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Unformatted text preview: 1 Ch 3. Preferences Consumers choose the best things they can afford. Ch 2 clarified what was meant by &can afford¡, and this chapter will be prepared for examining the meaning of &the best things¡. 3.1 Consumer Preferences A consumer is assumed to derive satisfaction from consuming a bundle of two goods. Given two bundles, X = (x 1 , x 2 ) and Y = (y 1 , y 2 ) , she can rank them according to their desirability by deciding that one bundle is better than the other or that she is in different between the two. We introduce some operational notions to describe the consumer¢s behavior:  X f Y , meaning that X is strictly preferred to Y , i.e., she strictly prefers X to Y and will choose X rather than Y if possible.  X ～ Y , indicating that she is indifferent between X and Y since she is just as satisfied by consuming X as she is by consuming Y .  X f Y , suggesting that she thinks that X is at least as good as Y and she weakly prefers X to Y . The relations among these notations are: i ) If X f Y and Y f X, then X ～ Y. ii) If X f Y with out X ～ Y, then X f Y. Some fundamental assumptions (called &axioms¡ here) are made to ensure the consistency of consumer preferences: i) Complete : any two bundles can be compared. For any two bundles, X f Y , or Y f X, or X ～ Y. ii) Reflexive : any bundle is at least as good as itself: X f X ; this seems uninteresting but important. iii) Transitive : if X f Y and Y f Z, then X f Z . This suggests that X f Y and Y f Z implies X f Z , and that X ～ Y and Y ～ Z implies X ～ Z . 2 Axiom 1 rules out the unreasonable case where X f Y and at the same time Y f X , and enables a consumer to make a choice between any two bundles. Axiom 2 is trivial. Axiom 3 is a bit problematic (you may ignore this), but is important if economists are to develop a theory of reasonable people&s choices. 3.2 Indifference Curves (ICs) It is convenient to describe preferences graphically by using ICs. See figure 3.1 The set of all consumption bundles X f X o is called the weakly preferred set . The bundles on this set&s boundary, for which the consumer is indifferent to X o , form the indifference curve (IC). We call this curve the IC through X o , and hence X& ～ X¡ for any X& on this IC. Important to know the fact that ICs representing distinct levels of preference cannot cross . That is, the following situation in figure 3.2 can not happen under axiom 3. Proof by contradiction: let X and Y stand for distinct levels of preference ( X is on IC 1 and Y is on IC 2 ), implying that X ～ Y cannot arise. Suppose IC 1 and IC 2 intersect at Z o X X f X o IC X& X Y Z IC 1 IC 2 3 so that X ～ Z and Y ～ Z. But, this implies by axiom 3 that X ～ Y , a contradiction....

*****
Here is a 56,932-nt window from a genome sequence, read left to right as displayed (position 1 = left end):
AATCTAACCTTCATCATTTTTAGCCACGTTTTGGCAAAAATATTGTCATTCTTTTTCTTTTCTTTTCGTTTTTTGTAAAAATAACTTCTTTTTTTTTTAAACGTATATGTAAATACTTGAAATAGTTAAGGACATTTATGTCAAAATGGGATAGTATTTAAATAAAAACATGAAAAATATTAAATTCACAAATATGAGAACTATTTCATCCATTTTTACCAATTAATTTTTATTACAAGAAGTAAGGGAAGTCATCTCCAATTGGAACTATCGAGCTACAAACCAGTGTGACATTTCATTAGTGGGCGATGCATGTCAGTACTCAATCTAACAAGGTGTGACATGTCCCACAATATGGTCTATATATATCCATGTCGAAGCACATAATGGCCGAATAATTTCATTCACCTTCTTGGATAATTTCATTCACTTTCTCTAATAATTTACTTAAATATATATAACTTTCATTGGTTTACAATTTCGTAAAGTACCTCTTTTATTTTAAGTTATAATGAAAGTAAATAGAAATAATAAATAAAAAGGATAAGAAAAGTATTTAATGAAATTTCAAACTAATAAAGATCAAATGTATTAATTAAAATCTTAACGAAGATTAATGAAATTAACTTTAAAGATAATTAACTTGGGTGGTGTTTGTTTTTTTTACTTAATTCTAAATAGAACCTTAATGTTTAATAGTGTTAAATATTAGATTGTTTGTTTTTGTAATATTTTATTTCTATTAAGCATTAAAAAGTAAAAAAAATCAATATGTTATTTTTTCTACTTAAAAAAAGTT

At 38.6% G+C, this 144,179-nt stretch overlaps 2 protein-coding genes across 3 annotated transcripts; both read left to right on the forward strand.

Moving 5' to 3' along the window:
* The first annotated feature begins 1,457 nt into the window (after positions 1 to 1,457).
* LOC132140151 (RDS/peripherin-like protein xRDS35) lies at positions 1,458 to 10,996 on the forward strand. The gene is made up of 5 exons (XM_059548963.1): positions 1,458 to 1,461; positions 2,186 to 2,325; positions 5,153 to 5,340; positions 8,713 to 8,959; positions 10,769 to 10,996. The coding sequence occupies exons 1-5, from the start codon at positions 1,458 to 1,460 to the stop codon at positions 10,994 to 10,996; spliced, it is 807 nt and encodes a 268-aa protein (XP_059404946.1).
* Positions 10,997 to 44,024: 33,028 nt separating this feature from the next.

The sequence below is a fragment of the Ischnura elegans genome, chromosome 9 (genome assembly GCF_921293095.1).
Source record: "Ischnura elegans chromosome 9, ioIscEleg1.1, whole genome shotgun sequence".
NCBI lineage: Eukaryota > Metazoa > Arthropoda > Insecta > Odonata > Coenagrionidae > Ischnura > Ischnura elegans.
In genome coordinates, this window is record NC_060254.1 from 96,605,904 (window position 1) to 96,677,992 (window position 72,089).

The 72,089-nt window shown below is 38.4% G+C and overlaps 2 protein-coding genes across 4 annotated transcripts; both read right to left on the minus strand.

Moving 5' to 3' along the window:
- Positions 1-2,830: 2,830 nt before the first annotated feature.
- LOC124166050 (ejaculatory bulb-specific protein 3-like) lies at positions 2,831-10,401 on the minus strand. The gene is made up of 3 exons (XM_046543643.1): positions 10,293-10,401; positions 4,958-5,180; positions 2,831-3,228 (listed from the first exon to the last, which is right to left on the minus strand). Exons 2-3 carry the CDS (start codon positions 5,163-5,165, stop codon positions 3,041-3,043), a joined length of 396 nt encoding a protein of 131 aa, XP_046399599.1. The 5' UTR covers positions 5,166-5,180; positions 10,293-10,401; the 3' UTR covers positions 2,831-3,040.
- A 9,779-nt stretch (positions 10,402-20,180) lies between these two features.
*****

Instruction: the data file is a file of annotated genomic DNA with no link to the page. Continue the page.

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This note was uploaded on 02/19/2009 for the course ECIF ECIF201 taught by Professor Gu during the Spring '09 term at University of Manchester.
 Spring '09
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